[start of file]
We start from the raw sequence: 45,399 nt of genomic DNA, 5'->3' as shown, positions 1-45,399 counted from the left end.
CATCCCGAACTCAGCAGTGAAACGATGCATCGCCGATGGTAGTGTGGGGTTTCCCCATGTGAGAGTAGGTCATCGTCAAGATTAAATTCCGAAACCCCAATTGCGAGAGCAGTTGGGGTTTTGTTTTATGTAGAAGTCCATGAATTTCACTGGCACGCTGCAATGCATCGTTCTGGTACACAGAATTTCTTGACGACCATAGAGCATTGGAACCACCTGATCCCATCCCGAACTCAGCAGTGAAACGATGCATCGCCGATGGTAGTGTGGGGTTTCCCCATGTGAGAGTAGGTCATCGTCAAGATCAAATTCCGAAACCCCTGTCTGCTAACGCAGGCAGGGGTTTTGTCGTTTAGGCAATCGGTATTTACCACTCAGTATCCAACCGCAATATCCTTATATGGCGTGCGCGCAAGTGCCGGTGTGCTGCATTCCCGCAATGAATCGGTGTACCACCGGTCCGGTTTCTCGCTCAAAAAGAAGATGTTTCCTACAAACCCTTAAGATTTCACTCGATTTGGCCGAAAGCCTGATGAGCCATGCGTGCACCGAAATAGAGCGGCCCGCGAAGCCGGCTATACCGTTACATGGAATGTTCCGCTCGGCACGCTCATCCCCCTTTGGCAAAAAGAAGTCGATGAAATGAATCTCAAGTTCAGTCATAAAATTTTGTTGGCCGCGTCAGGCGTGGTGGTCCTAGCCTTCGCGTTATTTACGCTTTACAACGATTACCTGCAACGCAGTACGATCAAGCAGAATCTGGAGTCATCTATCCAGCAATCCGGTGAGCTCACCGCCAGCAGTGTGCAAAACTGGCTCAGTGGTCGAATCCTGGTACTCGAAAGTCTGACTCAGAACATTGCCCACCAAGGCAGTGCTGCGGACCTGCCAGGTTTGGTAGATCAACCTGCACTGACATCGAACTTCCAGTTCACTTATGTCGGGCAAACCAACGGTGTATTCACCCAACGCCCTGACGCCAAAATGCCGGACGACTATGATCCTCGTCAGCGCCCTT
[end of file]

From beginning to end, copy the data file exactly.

We start from the raw sequence: 45,399 nt of genomic DNA, 5'->3' as shown, positions 1-45,399 counted from the left end.
CATCCCGAACTCAGCAGTGAAACGATGCATCGCCGATGGTAGTGTGGGGTTTCCCCATGTGAGAGTAGGTCATCGTCAAGATTAAATTCCGAAACCCCAATTGCGAGAGCAGTTGGGGTTTTGTTTTATGTAGAAGTCCATGAATTTCACTGGCACGCTGCAATGCATCGTTCTGGTACACAGAATTTCTTGACGACCATAGAGCATTGGAACCACCTGATCCCATCCCGAACTCAGCAGTGAAACGATGCATCGCCGATGGTAGTGTGGGGTTTCCCCATGTGAGAGTAGGTCATCGTCAAGATCAAATTCCGAAACCCCTGTCTGCTAACGCAGGCAGGGGTTTTGTCGTTTAGGCAATCGGTATTTACCACTCAGTATCCAACCGCAATATCCTTATATGGCGTGCGCGCAAGTGCCGGTGTGCTGCATTCCCGCAATGAATCGGTGTACCACCGGTCCGGTTTCTCGCTCAAAAAGAAGATGTTTCCTACAAACCCTTAAGATTTCACTCGATTTGGCCGAAAGCCTGATGAGCCATGCGTGCACCGAAATAGAGCGGCCCGCGAAGCCGGCTATACCGTTACATGGAATGTTCCGCTCGGCACGCTCATCCCCCTTTGGCAAAAAGAAGTCGATGAAATGAATCTCAAGTTCAGTCATAAAATTTTGTTGGCCGCGTCAGGCGTGGTGGTCCTAGCCTTCGCGTTATTTACGCTTTACAACGATTACCTGCAACGCAGTACGATCAAGCAGAATCTGGAGTCATCTATCCAGCAATCCGGTGAGCTCACCGCCAGCAGTGTGCAAAACTGGCTCAGTGGTCGAATCCTGGTACTCGAAAGTCTGACTCAGAACATTGCCCACCAAGGCAGTGCTGCGGACCTGCCAGGTTTGGTAGATCAACCTGCACTGACATCGAACTTCCAGTTCACTTATGTCGGGCAAACCAACGGTGTATTCACCCAACGCCCTGACGCCAAAATGCCGGACGACTATGATCCTCGTCAGCGCCCTT